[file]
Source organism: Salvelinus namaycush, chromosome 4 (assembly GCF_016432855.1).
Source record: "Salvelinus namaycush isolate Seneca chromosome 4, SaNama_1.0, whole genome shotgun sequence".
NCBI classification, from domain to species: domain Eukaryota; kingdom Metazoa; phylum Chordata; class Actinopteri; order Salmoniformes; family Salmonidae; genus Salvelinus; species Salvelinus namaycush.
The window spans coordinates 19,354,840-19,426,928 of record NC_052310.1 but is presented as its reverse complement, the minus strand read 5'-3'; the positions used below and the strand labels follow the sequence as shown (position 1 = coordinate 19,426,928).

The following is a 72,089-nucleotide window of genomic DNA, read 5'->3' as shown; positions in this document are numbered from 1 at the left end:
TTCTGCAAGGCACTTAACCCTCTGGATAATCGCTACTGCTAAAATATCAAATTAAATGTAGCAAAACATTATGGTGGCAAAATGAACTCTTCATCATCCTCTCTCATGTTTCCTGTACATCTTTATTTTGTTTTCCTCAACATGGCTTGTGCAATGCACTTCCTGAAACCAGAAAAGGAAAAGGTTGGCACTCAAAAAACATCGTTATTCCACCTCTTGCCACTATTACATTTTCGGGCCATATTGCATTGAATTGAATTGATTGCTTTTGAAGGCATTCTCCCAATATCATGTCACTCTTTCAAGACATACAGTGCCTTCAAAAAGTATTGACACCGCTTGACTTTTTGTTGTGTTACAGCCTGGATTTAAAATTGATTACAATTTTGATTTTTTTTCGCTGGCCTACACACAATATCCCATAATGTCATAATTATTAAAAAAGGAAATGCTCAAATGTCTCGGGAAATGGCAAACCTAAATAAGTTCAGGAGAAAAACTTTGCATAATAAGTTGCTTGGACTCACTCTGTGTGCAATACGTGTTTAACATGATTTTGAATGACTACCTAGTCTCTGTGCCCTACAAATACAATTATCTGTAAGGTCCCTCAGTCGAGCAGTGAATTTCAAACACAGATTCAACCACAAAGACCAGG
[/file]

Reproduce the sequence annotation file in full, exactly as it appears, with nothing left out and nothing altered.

Source organism: Salvelinus namaycush, chromosome 4 (assembly GCF_016432855.1).
Source record: "Salvelinus namaycush isolate Seneca chromosome 4, SaNama_1.0, whole genome shotgun sequence".
NCBI classification, from domain to species: domain Eukaryota; kingdom Metazoa; phylum Chordata; class Actinopteri; order Salmoniformes; family Salmonidae; genus Salvelinus; species Salvelinus namaycush.
The window spans coordinates 19,354,840-19,426,928 of record NC_052310.1 but is presented as its reverse complement, the minus strand read 5'-3'; the positions used below and the strand labels follow the sequence as shown (position 1 = coordinate 19,426,928).

The following is a 72,089-nucleotide window of genomic DNA, read 5'->3' as shown; positions in this document are numbered from 1 at the left end:
TTCTGCAAGGCACTTAACCCTCTGGATAATCGCTACTGCTAAAATATCAAATTAAATGTAGCAAAACATTATGGTGGCAAAATGAACTCTTCATCATCCTCTCTCATGTTTCCTGTACATCTTTATTTTGTTTTCCTCAACATGGCTTGTGCAATGCACTTCCTGAAACCAGAAAAGGAAAAGGTTGGCACTCAAAAAACATCGTTATTCCACCTCTTGCCACTATTACATTTTCGGGCCATATTGCATTGAATTGAATTGATTGCTTTTGAAGGCATTCTCCCAATATCATGTCACTCTTTCAAGACATACAGTGCCTTCAAAAAGTATTGACACCGCTTGACTTTTTGTTGTGTTACAGCCTGGATTTAAAATTGATTACAATTTTGATTTTTTTTCGCTGGCCTACACACAATATCCCATAATGTCATAATTATTAAAAAAGGAAATGCTCAAATGTCTCGGGAAATGGCAAACCTAAATAAGTTCAGGAGAAAAACTTTGCATAATAAGTTGCTTGGACTCACTCTGTGTGCAATACGTGTTTAACATGATTTTGAATGACTACCTAGTCTCTGTGCCCTACAAATACAATTATCTGTAAGGTCCCTCAGTCGAGCAGTGAATTTCAAACACAGATTCAACCACAAAGACCAGG